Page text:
Look at a picture (from a story book, greeting card, or photograph) and build a model of it in the sand. If you are using a scene from a book, use toys to act out the story.

Hide animals in the sand, and when your child finds them, have her match the toy to a picture of the same animal.

Bury shells of different sizes. When your child digs them up, have him put them in order from smallest to biggest. (Two-year-olds should just have big and little. Three-year-olds can have little, medium, and big.)

 

In Wet Sand:

Make footprints and look at them. Compare your adult footprints to your child’s footprints. Try to make different designs in the sand by walking, hopping, and dragging your feet.

Make tracks together in the wet sand with cars or trucks, dolls, and plastic animals. Experiment with different objects to see what kind of print they make.

Have your child close her eyes. Make a track or imprint in the sand. Then show her a few toys and see if she can guess which one made the print. Let her make prints and have you guess too.

Draw pictures in the sand with one finger.

Write messages in the sand. Draw shapes, letters, and numbers.

Dig a hole. Fill it up with water and see what happens to the water.

Make a drip castle. Put sand and water in a bucket. Make a hill for the base of the castle, then scoop a handful of sand and water from the bucket and let the sand drip from your fingers onto the base. You can make towers and designs this way.

Sculpt faces, boats, cars, and houses out of sand. Decorate with shells, acorns, rocks, or grass.

 

Crafts with sand:

Color sand with Easter-egg dye. Keep the sand in baggies to use for crafts.

Bring out a piece of cardboard and glue. Let your child put glue on the cardboard in a design or picture. Then have him sprinkle sand on it. You can use colored sand or plain sand. Some kids like to squirt out a LOT of glue. If this is a problem, put some glue in a jar lid and give them a paint brush to paint the glue onto the cardboard.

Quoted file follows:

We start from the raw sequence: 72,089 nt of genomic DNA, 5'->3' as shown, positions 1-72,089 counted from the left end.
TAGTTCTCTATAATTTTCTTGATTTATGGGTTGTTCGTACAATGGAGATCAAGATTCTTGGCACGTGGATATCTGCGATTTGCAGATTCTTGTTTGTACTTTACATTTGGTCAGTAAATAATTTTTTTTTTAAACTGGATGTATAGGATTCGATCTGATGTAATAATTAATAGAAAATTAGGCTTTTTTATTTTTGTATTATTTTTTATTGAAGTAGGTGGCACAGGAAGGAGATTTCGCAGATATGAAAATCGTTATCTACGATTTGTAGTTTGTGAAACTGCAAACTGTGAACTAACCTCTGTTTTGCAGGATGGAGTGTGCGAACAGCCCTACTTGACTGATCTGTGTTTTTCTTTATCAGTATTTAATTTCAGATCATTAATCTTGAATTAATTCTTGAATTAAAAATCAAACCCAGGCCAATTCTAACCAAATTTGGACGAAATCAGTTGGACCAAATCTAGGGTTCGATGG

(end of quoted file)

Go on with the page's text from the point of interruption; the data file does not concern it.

Make sandpaper letters using the above method. Once the glue is dry, your child can use his finger to trace the letters using the strokes he will use to write. This tactile approach can be helpful in learning letters.

Make sand candles. You need melted wax for this. You can color the wax by adding crayon pieces to the hot wax. Have your child dig a small hole in any shape. They can then poke their fingers into the sides of the holes in a pattern. Have them add shells or rocks if they want. Tie a string to a stick that can rest across the top of the hole. The string will hang down to the bottom of the hole, forming the wick. Pour in the hot wax. If you want to make layers of different colors, pour in your first layer, then wait until the wax turns cloudy before pouring in your next layer. When the wax cools and hardens, dig up your candle.

 

Do you have other games you play with sand? Please share your ideas in the comments!

 

Photo Credit: andrewmalone via Compfight cc